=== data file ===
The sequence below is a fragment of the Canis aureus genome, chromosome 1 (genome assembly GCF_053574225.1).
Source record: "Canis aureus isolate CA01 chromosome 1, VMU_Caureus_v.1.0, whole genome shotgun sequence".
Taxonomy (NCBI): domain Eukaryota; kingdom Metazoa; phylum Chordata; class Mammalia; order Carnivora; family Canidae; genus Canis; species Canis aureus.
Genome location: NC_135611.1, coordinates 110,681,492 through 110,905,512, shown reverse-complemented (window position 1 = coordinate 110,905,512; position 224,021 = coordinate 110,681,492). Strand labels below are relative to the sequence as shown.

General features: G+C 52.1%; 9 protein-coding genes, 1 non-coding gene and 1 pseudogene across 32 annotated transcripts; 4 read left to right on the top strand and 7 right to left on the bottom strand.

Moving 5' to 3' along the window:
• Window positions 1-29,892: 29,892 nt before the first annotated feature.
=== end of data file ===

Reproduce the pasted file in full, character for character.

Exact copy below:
The sequence below is a fragment of the Canis aureus genome, chromosome 1 (genome assembly GCF_053574225.1).
Source record: "Canis aureus isolate CA01 chromosome 1, VMU_Caureus_v.1.0, whole genome shotgun sequence".
Taxonomy (NCBI): domain Eukaryota; kingdom Metazoa; phylum Chordata; class Mammalia; order Carnivora; family Canidae; genus Canis; species Canis aureus.
Genome location: NC_135611.1, coordinates 110,681,492 through 110,905,512, shown reverse-complemented (window position 1 = coordinate 110,905,512; position 224,021 = coordinate 110,681,492). Strand labels below are relative to the sequence as shown.

General features: G+C 52.1%; 9 protein-coding genes, 1 non-coding gene and 1 pseudogene across 32 annotated transcripts; 4 read left to right on the top strand and 7 right to left on the bottom strand.

Moving 5' to 3' along the window:
• Window positions 1-29,892: 29,892 nt before the first annotated feature.